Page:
Getting Started with Microsoft AKS

Setting up a Kubernetes cluster from scratch is no easy task. Luckily, there are now many managed service offerings which create a Kubernetes cluster for you.
Many of these providers also take responsibility for keeping your cluster up to date.

In this blog post we will take a closer look at AKS, the Kubernetes-as-a-service offering from Microsoft Azure. The Azure team did a great job of automating the configuration of all the different Kubernetes cluster components. With AKS we can deploy a 3-node cluster in about 15 minutes.

So Lets Get To Work!

If you do not already have an Azure account, Microsoft offers a free trial with $200 in credit toward their cloud services. AKS counts as a cloud service, so get out there and get signed up!

With AKS you will only be paying for the virtual machine instances, storage, and networking resources consumed by your Kubernetes cluster; you won’t have to pay for the etcd nodes, the API server components, etc.


Before we get started, make sure to have the following tools installed:

On Linux:

curl -sL | sudo bashaz aks install-cli

On macOS:

brew install azure-cli
az aks install-cli

To fully enjoy your kubectl experience, you may want to install autocomplete.

Spinning Up Our Cluster

After everything is installed, you will need to log into Microsoft Azure using the az CLI:

az login

If you have multiple subscriptions, you can optionally set the subscription you
wish to use by using the az account set command, like this:

az account set --subscription "SUBSCRIPTION-NAME"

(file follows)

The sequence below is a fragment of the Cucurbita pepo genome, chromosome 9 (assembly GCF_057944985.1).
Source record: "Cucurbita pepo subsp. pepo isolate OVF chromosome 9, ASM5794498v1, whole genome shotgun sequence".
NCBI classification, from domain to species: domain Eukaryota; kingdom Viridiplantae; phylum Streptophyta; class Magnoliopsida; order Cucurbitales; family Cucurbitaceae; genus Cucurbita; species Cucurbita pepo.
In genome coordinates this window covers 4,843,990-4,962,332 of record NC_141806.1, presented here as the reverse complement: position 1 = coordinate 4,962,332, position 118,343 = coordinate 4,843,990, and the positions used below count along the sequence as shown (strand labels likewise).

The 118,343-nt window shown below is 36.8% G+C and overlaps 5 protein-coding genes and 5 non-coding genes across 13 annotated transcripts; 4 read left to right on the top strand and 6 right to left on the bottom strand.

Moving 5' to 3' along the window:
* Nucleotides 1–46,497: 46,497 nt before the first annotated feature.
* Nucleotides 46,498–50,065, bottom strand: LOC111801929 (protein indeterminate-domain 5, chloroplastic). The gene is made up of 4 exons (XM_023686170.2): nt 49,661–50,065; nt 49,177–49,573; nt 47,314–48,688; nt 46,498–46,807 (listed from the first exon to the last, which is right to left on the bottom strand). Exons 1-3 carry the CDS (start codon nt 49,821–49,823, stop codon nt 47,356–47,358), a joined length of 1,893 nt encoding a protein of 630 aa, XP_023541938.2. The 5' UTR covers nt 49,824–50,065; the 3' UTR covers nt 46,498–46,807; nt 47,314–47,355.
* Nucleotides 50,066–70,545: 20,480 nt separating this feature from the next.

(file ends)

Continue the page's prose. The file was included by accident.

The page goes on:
We now need to create a resource group. A resource group is a collections of assets which will hold virtual machines, load balancers, networking components etc. When you are all done with your Kubernetes cluster, you can delete the resource group to trivially clean up after yourself.

To create our resource group:

$ az group create --name my-aks-rg --location eastus

Here, our resource group is named my-aks-rg and is provisioned in the US – East region (eastus).

To provision our new cluster, use az aks create:

$ az aks create \
   --name my-aks \
   --resource-group my-aks-rg \
   --node-count 3 \

This should take approximately 15 minutes.

After the cluster is up and running we need to tell kubectl how to connect to it to deploy stuff to it. Luckily, the az CLI provides a painless way of doing this:

$ az aks get-credentials --name my-aks --resource-group my-aks-rg
$ kubectl config current-context

Verifying Our New Cluster

Let’s verify our shiny new cluster by deploying a simple web-based application, complete with a front-end load balancer:

$ kubectl apply -f

We can get the address of the load balancer from the welcome service:

$ kubectl get services -n welcome

Copy the IP that from that command into your web browser, and you should see:

Go you!


Spread the word

twitter icon facebook icon linkedin icon